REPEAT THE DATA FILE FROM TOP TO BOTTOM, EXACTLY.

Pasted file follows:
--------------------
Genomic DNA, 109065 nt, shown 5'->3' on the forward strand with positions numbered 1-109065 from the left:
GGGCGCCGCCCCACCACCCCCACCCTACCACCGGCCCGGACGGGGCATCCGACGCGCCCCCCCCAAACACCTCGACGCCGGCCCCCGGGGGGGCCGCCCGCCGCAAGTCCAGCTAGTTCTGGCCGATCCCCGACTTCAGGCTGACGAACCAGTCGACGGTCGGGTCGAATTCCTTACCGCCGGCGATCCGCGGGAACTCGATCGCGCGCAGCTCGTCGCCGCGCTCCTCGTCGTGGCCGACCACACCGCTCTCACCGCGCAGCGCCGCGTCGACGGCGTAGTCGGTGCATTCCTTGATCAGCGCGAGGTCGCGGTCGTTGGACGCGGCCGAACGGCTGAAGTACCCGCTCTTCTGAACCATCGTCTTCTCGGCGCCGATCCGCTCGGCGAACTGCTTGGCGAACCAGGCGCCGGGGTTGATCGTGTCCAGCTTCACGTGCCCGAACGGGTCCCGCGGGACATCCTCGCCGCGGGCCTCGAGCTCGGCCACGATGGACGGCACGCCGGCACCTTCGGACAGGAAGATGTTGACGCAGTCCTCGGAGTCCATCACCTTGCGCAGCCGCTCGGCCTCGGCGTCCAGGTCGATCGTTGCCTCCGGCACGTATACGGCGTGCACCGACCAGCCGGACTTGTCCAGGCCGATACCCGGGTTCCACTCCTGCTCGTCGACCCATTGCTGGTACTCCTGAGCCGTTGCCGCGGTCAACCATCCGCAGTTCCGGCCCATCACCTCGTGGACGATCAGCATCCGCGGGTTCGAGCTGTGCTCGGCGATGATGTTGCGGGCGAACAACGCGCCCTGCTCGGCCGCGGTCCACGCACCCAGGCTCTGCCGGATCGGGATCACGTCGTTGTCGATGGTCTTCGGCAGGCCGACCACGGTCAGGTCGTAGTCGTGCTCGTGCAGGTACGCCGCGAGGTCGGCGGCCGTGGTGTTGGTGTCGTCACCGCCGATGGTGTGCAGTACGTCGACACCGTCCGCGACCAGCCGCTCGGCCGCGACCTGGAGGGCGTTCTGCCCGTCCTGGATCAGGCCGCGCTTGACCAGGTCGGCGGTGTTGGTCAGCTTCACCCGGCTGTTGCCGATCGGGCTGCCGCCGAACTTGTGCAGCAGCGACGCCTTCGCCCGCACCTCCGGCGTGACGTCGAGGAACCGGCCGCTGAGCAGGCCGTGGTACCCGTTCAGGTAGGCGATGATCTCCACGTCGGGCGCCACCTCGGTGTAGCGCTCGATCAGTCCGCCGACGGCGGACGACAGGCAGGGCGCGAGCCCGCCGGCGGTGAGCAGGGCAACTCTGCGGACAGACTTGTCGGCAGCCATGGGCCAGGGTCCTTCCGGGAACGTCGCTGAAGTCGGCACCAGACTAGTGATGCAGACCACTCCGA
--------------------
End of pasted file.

Genomic DNA, 109065 nt, shown 5'->3' on the forward strand with positions numbered 1-109065 from the left:
GGGCGCCGCCCCACCACCCCCACCCTACCACCGGCCCGGACGGGGCATCCGACGCGCCCCCCCCAAACACCTCGACGCCGGCCCCCGGGGGGGCCGCCCGCCGCAAGTCCAGCTAGTTCTGGCCGATCCCCGACTTCAGGCTGACGAACCAGTCGACGGTCGGGTCGAATTCCTTACCGCCGGCGATCCGCGGGAACTCGATCGCGCGCAGCTCGTCGCCGCGCTCCTCGTCGTGGCCGACCACACCGCTCTCACCGCGCAGCGCCGCGTCGACGGCGTAGTCGGTGCATTCCTTGATCAGCGCGAGGTCGCGGTCGTTGGACGCGGCCGAACGGCTGAAGTACCCGCTCTTCTGAACCATCGTCTTCTCGGCGCCGATCCGCTCGGCGAACTGCTTGGCGAACCAGGCGCCGGGGTTGATCGTGTCCAGCTTCACGTGCCCGAACGGGTCCCGCGGGACATCCTCGCCGCGGGCCTCGAGCTCGGCCACGATGGACGGCACGCCGGCACCTTCGGACAGGAAGATGTTGACGCAGTCCTCGGAGTCCATCACCTTGCGCAGCCGCTCGGCCTCGGCGTCCAGGTCGATCGTTGCCTCCGGCACGTATACGGCGTGCACCGACCAGCCGGACTTGTCCAGGCCGATACCCGGGTTCCACTCCTGCTCGTCGACCCATTGCTGGTACTCCTGAGCCGTTGCCGCGGTCAACCATCCGCAGTTCCGGCCCATCACCTCGTGGACGATCAGCATCCGCGGGTTCGAGCTGTGCTCGGCGATGATGTTGCGGGCGAACAACGCGCCCTGCTCGGCCGCGGTCCACGCACCCAGGCTCTGCCGGATCGGGATCACGTCGTTGTCGATGGTCTTCGGCAGGCCGACCACGGTCAGGTCGTAGTCGTGCTCGTGCAGGTACGCCGCGAGGTCGGCGGCCGTGGTGTTGGTGTCGTCACCGCCGATGGTGTGCAGTACGTCGACACCGTCCGCGACCAGCCGCTCGGCCGCGACCTGGAGGGCGTTCTGCCCGTCCTGGATCAGGCCGCGCTTGACCAGGTCGGCGGTGTTGGTCAGCTTCACCCGGCTGTTGCCGATCGGGCTGCCGCCGAACTTGTGCAGCAGCGACGCCTTCGCCCGCACCTCCGGCGTGACGTCGAGGAACCGGCCGCTGAGCAGGCCGTGGTACCCGTTCAGGTAGGCGATGATCTCCACGTCGGGCGCCACCTCGGTGTAGCGCTCGATCAGTCCGCCGACGGCGGACGACAGGCAGGGCGCGAGCCCGCCGGCGGTGAGCAGGGCAACTCTGCGGACAGACTTGTCGGCAGCCATGGGCCAGGGTCCTTCCGGGAACGTCGCTGAAGTCGGCACCAGACTAGTGATGCAGACCACTCCGA